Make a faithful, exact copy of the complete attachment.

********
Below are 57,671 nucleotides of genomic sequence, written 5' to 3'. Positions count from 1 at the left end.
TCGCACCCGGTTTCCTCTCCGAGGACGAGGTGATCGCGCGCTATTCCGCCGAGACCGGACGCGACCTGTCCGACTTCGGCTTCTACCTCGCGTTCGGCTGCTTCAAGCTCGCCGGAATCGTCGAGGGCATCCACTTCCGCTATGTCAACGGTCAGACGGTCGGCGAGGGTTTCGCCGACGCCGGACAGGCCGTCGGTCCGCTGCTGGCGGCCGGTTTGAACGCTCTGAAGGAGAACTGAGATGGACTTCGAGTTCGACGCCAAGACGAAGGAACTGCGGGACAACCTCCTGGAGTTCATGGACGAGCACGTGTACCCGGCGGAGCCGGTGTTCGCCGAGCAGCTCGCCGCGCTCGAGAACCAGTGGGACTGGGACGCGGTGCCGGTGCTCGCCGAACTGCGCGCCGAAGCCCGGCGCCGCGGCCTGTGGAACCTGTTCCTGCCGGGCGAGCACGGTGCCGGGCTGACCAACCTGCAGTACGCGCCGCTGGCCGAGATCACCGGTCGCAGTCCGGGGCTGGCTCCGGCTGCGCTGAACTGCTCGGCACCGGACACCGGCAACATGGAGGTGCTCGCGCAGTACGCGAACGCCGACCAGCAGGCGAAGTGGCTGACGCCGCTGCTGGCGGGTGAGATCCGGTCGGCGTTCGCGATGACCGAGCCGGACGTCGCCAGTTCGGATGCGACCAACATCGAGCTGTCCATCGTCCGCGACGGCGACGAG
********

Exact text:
Below are 57,671 nucleotides of genomic sequence, written 5' to 3'. Positions count from 1 at the left end.
TCGCACCCGGTTTCCTCTCCGAGGACGAGGTGATCGCGCGCTATTCCGCCGAGACCGGACGCGACCTGTCCGACTTCGGCTTCTACCTCGCGTTCGGCTGCTTCAAGCTCGCCGGAATCGTCGAGGGCATCCACTTCCGCTATGTCAACGGTCAGACGGTCGGCGAGGGTTTCGCCGACGCCGGACAGGCCGTCGGTCCGCTGCTGGCGGCCGGTTTGAACGCTCTGAAGGAGAACTGAGATGGACTTCGAGTTCGACGCCAAGACGAAGGAACTGCGGGACAACCTCCTGGAGTTCATGGACGAGCACGTGTACCCGGCGGAGCCGGTGTTCGCCGAGCAGCTCGCCGCGCTCGAGAACCAGTGGGACTGGGACGCGGTGCCGGTGCTCGCCGAACTGCGCGCCGAAGCCCGGCGCCGCGGCCTGTGGAACCTGTTCCTGCCGGGCGAGCACGGTGCCGGGCTGACCAACCTGCAGTACGCGCCGCTGGCCGAGATCACCGGTCGCAGTCCGGGGCTGGCTCCGGCTGCGCTGAACTGCTCGGCACCGGACACCGGCAACATGGAGGTGCTCGCGCAGTACGCGAACGCCGACCAGCAGGCGAAGTGGCTGACGCCGCTGCTGGCGGGTGAGATCCGGTCGGCGTTCGCGATGACCGAGCCGGACGTCGCCAGTTCGGATGCGACCAACATCGAGCTGTCCATCGTCCGCGACGGCGACGAG